This is the third installment of my Post Office Protest.
A mild breeze buoyed up my spirits, as the early March sun tried to hammer them down with a sudden sense of urgency. No need for a gavel this fine morning. Laytonville rises sleepily of a Saturday, stretching out her verdent green arms, taking advantage of the fact that a year ago at this time, those local hilltops, had been swathed in a shimmering white garment, so harsh and relentless, as to require that my eight siblings and I, combine forces to gently convince Mama to leave the mountain, and repair to a comfortable apartment in Willits, after thirty-five years, up here on the mountain. Mama is 89 years young.
I had arrived at the post office at eight this morning to plead my case to Laytonville, that there were discrepancies in my exchanges with the editor of our local publication, though I believe I have now formed some positive conclusions. Meanwhile, I was alone in the center of my town, for the first time in my life, for more time than it took to dash into the post office, and back. Though I knew that the newspaper existed on the same site, I have never crossed the threshold. Too bad; if I had, Susan and I would probably never have played mean with one another. I am sorry for that.
The very first person I encountered was Helen, and it was reunion time for close to the 300th time, in the last two weeks. The Carnival HammerHead, also known as FaceBook, continued to whip me around and around on this incessant emotional form of entertainment. She greeted me warmly, and we spent a minute catching up. Later, when she drifted back in the direction of her business, I mulled over the information about Eric, and how he no longer has to wait those four interminably long years, before entering the Mowdock Academy of Engineers.
And while I pondered it, I ate a piping hot container of the finest veggie soup, I think I have ever tasted. Maybe the thought of what I was attempting to do, spiced it up. What was it that I was trying to do? Well, you must know me better to think I care about the local paper. I care about the fact that there is a lot of emotion being trampolined around, and people seem thunderstruck by recent events. No one seems to be able to focus beyond the courtroom. I am also fixated on the courtroom, but my fixation extends beyond, to Kaiden. HERE is where anyone can make a difference. Every dollar that you contribute to Kaiden's College Fund, is doing something. It is saying to Jamal and Miranda, that we cannot turn back the clock, but we can look forward. I am going to need that gavel I discussed above for this gig, but I'm only fifty-nine years old, so I may still have a few ink cartridges to go, before I say hey to Roberto, Thurmond and the rest.
After I posed a clarifying question, Helen responded that indeed, Eric would be driving trains, the same as Benny drives a fire engine. Then I think of that silver-haired, spectacled grandfatherly figure in the starched uni, striding to the front of that 757 that we hired to whisk us to a tiny, glittering Emerald, across the Irish Sea.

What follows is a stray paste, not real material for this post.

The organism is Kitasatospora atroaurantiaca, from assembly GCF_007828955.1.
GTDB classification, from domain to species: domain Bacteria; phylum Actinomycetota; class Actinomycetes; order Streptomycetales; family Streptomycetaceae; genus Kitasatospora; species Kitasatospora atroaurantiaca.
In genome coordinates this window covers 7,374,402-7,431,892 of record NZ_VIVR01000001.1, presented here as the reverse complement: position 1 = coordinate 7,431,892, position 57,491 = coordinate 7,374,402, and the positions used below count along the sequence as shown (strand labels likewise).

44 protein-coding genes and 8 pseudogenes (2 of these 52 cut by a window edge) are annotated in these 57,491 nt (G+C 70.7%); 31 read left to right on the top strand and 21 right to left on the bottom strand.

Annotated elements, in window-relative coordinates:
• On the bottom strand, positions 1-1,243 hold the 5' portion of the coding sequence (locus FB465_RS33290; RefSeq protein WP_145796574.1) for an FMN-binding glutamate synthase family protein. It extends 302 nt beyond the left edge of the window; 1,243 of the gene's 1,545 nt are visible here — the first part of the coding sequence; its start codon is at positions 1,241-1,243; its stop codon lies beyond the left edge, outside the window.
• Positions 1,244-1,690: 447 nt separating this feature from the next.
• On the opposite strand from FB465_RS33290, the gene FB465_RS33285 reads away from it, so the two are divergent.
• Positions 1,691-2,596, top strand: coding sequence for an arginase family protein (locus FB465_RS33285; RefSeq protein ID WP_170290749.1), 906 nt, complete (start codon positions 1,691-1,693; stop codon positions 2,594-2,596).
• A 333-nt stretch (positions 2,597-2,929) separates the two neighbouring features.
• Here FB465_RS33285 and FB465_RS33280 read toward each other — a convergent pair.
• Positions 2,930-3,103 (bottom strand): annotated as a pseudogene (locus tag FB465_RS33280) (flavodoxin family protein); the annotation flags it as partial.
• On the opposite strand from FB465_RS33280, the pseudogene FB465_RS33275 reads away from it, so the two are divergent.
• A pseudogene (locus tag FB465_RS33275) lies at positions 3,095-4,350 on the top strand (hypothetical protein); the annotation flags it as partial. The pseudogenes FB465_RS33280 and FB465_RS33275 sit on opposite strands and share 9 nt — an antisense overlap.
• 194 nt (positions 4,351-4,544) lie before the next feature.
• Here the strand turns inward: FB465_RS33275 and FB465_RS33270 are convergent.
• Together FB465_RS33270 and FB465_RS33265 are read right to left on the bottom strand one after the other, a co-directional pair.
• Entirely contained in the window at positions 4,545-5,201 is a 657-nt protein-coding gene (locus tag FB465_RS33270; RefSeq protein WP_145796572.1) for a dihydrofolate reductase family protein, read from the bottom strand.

I would like to have seen that same individual stride into my first student-teaching venue, and soar. There were only thirty-one seventh grade students, because if there were thirty-two, then the District would have to have provided an instructional assistant. What’s thirty-one middle school students, here and there among friends? I think the pilot would have had to duplicate Chesley Sullenberger, who plunked his wounded duck, down into the waters of the Hudson. I see no alternative.
It boggles my pea brain. I do not want the responsibility that comes with flying a plane. But then I contemplate standing up in front of thirty-one seventh graders, asking them, of all things, to read in this day of technological advantages, and I wonder idly how I did it the first time, with panic attack syndrome. Somehow I managed to control my condition, to complete the student-teaching portion of the show.
Otherwise, that is a lot of time and money wasted, to attend Dominican College, in Ukiah. On top of that, I would have about a thousand fewer friends in this neck of the woods, because I would never have taught in the middle school. I would love to teach in the middle school again, for free, if I did not have to teach to any stinking test, and I did not have to attend staff meetings that taught us how to teach to a stinking test. Paul and I teaching to a test. Right.
Anyone who ever sat in our classrooms, knows, we didn’t teach to any test. They don’t assess your ability to perform Shakespeare on STAR tests, nor your ability to dig ditches, and calculate materials, when you want to beautify your school. They don’t calculate students’ ability to work together, emulating the real world, as we forced Complex Instruction down your throats. Casey. Poor dude. He hated Complex Instruction, because it slowed him down. Anyone who knows Casey, knows you do not slow him down. He might blink, or even pause, but he will never slow down until he gets to be, how old am I? Well, at least until he's 59. He spent a lot of time in different educational venues, working independently, because no one wanted Casey marking time in her classroom. He would have left tire tracks on the seat of his chair, spinning his wheels.